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« Stirfry

A political fighter from Chicago?

By Bertram de Souza (Contact)


Published February 18, 2008

During his barn-burner of a speech Monday to more than 6,000 supporters on the campus of Youngstown State University, Barack Obama, thus far the leading contender for the Democratic nomination for president, dismissed critics who say he could not stand up to Republican John McCain in the general election with this: I may be skinny but I'm strong.

Obama, a U.S. senator from Illinois, talked about his political roots in Chicago, which, like Youngstown, has a reputaion for take-no-prisoners elections.

It was one of many poignant moments in Obama's appearance, which is why his decision not to debate his opponent, Hillary Clinton, in Youngstown is so puzzling. It suggests political cowardice, which certainly would not ingratiate him to long-tme Democrats in the Mahoning Valley who aren't impressed with stump speeches and television soundbites.

Obama, responding to a question following a tour of RMI Titanium in Niles before the YSU event, said he did not see a reason to debate Clinton in the Valley because they will be debating in Texas this week and in Cleveland on Feb, 26.

He explained that Clinton, a U.S. senator from New York state who is leading in the polls for the March 4 primary in Ohio, is better known in this area and that he needs to spend his time pressing the flesh.

But if the reaction from the crowd at YSU is any indication, Obama would benefit a lot more by showing that even in a region which gave Clinton's husband, Bill, huge margins of victory in his presidential bid and his re-election campaign, he has confidence of doing well.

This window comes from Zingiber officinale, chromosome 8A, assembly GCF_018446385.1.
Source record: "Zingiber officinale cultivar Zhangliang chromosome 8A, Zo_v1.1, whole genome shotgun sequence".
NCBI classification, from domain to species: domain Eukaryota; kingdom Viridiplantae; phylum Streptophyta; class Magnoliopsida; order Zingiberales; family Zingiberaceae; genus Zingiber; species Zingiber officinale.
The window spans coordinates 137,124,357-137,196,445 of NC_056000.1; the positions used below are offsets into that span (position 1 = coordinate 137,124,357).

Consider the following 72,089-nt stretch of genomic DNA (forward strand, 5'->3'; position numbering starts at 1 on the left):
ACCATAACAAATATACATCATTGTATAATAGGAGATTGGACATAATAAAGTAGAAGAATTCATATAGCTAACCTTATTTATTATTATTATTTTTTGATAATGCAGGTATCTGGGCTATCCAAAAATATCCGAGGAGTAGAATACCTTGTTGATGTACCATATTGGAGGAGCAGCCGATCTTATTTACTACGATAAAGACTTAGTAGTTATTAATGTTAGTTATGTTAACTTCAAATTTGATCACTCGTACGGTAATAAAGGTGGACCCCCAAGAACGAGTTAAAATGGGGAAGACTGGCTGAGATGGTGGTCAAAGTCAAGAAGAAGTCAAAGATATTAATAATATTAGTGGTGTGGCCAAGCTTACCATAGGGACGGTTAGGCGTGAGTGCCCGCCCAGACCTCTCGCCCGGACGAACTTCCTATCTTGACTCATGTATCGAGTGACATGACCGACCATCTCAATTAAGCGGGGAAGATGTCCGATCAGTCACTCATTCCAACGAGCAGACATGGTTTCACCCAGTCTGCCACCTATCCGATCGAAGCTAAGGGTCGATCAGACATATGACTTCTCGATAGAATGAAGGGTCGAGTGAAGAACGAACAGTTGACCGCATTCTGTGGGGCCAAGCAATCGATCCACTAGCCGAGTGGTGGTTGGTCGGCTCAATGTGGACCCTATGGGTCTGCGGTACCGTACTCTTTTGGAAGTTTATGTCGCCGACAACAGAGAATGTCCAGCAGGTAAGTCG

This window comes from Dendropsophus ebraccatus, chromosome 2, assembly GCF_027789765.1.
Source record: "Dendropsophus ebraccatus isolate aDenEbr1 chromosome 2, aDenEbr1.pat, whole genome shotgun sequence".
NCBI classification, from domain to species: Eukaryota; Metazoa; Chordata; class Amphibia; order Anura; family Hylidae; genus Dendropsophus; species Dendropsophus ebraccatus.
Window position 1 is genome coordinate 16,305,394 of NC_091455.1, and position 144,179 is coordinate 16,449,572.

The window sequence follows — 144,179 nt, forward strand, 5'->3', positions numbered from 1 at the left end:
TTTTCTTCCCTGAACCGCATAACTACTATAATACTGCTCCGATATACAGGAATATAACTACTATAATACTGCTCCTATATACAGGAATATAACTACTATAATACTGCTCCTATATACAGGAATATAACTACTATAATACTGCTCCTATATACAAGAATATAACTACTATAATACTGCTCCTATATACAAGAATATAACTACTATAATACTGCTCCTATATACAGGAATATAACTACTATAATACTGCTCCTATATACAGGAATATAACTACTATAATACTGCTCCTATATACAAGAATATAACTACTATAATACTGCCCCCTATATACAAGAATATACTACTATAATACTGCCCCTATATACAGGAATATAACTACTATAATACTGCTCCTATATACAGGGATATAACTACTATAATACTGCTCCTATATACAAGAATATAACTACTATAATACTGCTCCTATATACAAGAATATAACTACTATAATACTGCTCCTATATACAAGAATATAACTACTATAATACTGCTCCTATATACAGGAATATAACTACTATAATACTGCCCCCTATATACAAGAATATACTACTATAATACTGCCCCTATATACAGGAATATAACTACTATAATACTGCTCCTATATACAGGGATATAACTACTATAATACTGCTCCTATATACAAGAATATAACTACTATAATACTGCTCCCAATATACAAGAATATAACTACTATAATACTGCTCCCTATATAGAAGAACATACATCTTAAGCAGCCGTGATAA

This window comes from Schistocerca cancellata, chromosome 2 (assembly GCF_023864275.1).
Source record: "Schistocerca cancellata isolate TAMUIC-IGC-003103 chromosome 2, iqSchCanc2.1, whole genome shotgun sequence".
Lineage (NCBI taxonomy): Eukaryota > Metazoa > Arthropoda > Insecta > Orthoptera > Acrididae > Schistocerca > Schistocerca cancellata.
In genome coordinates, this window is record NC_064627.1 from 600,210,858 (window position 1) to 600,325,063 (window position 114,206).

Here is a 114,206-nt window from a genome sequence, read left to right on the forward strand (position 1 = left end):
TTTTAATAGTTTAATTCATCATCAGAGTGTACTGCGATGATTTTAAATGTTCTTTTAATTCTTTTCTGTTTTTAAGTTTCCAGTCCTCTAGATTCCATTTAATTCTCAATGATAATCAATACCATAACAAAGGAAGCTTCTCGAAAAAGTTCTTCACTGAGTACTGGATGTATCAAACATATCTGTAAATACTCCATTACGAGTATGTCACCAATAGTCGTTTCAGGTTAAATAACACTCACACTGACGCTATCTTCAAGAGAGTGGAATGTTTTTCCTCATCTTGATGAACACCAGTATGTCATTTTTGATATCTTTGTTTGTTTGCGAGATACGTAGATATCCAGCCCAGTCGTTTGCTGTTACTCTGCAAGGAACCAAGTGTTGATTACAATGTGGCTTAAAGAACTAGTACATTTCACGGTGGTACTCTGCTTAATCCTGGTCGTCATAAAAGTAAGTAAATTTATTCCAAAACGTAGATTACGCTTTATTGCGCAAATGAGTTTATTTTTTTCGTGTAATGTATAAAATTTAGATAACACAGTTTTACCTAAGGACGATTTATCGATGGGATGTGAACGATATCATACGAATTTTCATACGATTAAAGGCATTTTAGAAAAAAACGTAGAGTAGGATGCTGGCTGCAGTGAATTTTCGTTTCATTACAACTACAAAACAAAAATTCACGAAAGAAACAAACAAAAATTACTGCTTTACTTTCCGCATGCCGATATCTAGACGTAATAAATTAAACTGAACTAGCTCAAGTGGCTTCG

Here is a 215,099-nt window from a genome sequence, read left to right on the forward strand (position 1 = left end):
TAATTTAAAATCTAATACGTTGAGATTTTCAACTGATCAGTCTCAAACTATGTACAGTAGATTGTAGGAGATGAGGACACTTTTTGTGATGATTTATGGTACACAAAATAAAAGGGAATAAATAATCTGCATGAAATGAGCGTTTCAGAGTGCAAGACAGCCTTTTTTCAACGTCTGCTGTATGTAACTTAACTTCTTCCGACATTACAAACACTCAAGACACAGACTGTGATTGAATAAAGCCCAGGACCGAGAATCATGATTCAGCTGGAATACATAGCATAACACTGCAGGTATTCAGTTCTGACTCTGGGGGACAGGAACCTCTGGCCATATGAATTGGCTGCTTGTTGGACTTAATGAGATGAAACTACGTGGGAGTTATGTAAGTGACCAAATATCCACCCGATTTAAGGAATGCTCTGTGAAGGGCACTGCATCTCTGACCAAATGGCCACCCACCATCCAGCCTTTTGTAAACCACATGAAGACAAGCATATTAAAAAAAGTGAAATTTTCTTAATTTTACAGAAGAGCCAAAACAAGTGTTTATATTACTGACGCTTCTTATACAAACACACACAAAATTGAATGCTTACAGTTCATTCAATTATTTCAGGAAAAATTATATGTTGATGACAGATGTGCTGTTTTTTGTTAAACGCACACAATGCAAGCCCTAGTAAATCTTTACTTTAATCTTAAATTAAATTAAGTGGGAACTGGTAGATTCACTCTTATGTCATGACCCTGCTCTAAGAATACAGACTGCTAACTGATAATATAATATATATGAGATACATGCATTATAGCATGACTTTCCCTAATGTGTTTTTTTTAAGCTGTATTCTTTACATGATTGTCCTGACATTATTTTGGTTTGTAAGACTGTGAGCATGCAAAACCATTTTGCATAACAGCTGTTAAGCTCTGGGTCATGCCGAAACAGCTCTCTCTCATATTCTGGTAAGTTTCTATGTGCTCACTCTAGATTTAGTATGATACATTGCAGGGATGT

It's unlikely he'll change his mind about the debate, but he missed a golden opportunity to establish his political credentials in this heavily Democratic area.

 


Comments

1tylersclark(182 comments)posted 6 years, 1 month ago

There are lots of miles to cover between now and March 4, and debates are strategic events that will be well televised. He can have it from anywhere and still reach Youngstown's voters. And I don't think it's a stretch to say that Cleveland is close enough. I agree it would have been nice to have a debate in Youngstown, too, but "political cowardice" is a bit much.

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2planforthebest(53 comments)posted 6 years, 1 month ago

I'm thrilled the Youngstown area has stopped being politically invisible and it is starting to claim its rightful place as a political keystone. I hope we see more of the candidates before November!

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